If you could only get one piece offor your , it should be a . The kettlebell — a type of dumbbell shaped like a bell with a handle on top — may seem like any other weight you use for strength training. But don’t underestimate the versatility this one tool can have with different exercises.
“The kettlebell is probably the most underrated piece of equipment in the gym,” Lauren Kanski, certified personal trainer and founder of the K Method. “The way the bell is shaped allows you to train power, endurance and strength all in one little piece of iron.”
Kettlebells can add challenge and variety to your— whether you’re looking to in your core muscles and glutes or get some in — or a combination of both. Kettlebells are not the same as your average set of dumbbells — so before you buy one, consider what weight you need for your kettlebell exercise and check out the list below for our picks on the best kettlebell options to try in 2020.
The Ziva premium kettlebell comes in a wide variety of weight increments (from 5 to 50 pounds) making it a great quality kettlebell for beginners or more advanced exercisers. Working out at home and worried about damaging your floors? This kettlebell has a rubber coating so you don’t have to worry about slamming it down too hard between sets during your kettlebell workout.
Most standard kettlebell styles are cast iron kettlebell models, so if you don’t love the idea of iron kettlebells or that metal feel on your hands and want more grip, try a coated kettlebell for your kettlebell workout. This kettlebell from Powert has a coated handle and the base is covered in vinyl, making it less susceptible to rust or corrosion in addition to a different grip feel.
This adjustable cast iron kettlebell is a great pick for advanced exercisers or those who already lift weights and want to be able to progress with their kettlebell weight quickly. The kettlebell handle on its own is 15 pounds and it comes with different weight options that let you adjust it up to 50 pounds. It doesn’t look like your classic, round kettlebell, and this cast-iron kettlebell is not coated in vinyl or rubber — but it will satisfy the needs of someone looking for an advanced kettlebell with no frills when doing a kettlebell squat, kettlebell lifting, kettlebell deadlift or other kettlebell training moves.
Screenshot by Mercey Livingston/CNET
If you’re OK with dropping considerable cash on a kettlebell, consider the JaxJox Smart Kettlebell. The weight can be adjusted from 12 to 42 pounds for a heavier kettlebell in seconds — you place it on the digital console and enter the weight you want and it automatically adjusts for you. There’s also a compatible app that can give you tips, workout advice and it can keep track of your workouts and reps.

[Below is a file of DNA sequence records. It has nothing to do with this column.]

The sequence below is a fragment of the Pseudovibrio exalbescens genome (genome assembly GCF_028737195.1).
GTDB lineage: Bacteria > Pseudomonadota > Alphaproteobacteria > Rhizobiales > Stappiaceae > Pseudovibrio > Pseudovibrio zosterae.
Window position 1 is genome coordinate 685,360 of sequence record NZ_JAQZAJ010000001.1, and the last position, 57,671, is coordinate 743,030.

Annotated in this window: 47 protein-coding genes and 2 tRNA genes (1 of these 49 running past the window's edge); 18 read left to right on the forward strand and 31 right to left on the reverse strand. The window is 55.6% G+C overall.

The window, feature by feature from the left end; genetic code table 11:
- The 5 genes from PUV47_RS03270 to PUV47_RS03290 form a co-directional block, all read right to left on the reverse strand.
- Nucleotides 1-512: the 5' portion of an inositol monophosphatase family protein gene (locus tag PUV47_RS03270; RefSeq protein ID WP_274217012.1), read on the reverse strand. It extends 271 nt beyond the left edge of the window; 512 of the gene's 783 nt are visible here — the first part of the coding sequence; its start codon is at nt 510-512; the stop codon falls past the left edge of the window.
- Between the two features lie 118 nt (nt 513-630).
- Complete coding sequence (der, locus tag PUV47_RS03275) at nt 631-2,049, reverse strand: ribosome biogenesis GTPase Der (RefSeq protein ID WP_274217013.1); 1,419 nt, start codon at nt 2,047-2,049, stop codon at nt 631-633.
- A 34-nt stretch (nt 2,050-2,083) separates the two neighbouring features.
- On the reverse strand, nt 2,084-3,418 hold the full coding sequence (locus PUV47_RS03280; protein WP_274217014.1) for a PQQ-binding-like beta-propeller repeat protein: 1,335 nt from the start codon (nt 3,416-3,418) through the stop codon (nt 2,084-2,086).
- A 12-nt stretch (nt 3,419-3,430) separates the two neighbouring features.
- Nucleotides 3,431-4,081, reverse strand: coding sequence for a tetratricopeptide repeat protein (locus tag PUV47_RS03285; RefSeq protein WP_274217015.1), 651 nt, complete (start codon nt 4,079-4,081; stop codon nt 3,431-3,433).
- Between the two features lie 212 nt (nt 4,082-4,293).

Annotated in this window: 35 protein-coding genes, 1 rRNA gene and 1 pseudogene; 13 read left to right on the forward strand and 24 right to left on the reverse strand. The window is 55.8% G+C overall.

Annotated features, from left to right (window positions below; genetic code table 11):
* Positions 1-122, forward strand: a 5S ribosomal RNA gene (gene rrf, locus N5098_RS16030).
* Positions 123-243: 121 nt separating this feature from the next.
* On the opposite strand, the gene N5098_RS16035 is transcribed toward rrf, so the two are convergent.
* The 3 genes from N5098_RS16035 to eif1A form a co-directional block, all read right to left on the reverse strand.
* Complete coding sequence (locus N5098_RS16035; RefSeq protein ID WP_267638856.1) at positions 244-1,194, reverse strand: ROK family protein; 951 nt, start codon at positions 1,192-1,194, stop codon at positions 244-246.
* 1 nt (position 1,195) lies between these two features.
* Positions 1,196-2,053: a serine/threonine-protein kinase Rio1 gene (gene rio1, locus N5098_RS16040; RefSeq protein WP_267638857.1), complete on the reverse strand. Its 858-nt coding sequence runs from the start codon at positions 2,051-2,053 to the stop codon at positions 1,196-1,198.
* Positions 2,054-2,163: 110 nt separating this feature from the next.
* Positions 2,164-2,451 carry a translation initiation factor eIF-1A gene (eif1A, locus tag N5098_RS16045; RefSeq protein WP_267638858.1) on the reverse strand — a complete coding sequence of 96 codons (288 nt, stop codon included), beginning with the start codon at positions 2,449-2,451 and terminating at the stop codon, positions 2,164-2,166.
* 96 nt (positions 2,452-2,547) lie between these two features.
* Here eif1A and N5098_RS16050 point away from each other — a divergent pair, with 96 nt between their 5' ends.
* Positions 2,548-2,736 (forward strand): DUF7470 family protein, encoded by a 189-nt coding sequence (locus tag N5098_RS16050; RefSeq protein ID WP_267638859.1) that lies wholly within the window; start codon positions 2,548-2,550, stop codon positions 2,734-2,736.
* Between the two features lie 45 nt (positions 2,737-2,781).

This kettlebell set is great for beginners since it comes with three lighter kettlebell choices (weighing 5, 10 and 15 pounds). If you’re new to working out, you probably aren’t sure exactly how much weight you can handle yet, so you need kettlebell size options. With this kettlebell set, you’ll have multiple weights to experiment with when you exercise. Plus you get a weight rack to store them on.
What kettlebell weight should you buy?
Kettlebell workouts include a lot of different movements besides just lifting them — just because you can lift 15 to 20 pounds doesn’t necessarily mean you’ll be able to easily swing that around in a workout. In general, when you’re weight training, you’ll use a lighter weight for lifting the bell above your head and a heavier weight for other exercise moves.
- 8 to 10 kilograms (about 17 to 22 pounds) for workouts that involve any overhead movements.
- 10 to 14 kilograms (22 to 30 pounds) if you want to learn how to do a kettlebell swing.
Intermediate and advanced
You’re considered more advanced If you have experience with lifting weights or are currently strength training.
- 12 to 24 kilograms (26 to 52 pounds) for any workout that involves lifting it overhead.
- 24 to 32 kilograms (52 to 70 pounds) for kettlebell swings.
The information contained in this article is for educational and informational purposes only and is not intended as health or medical advice. Always consult a physician or other qualified health provider regarding any questions you may have about a medical condition or health objectives.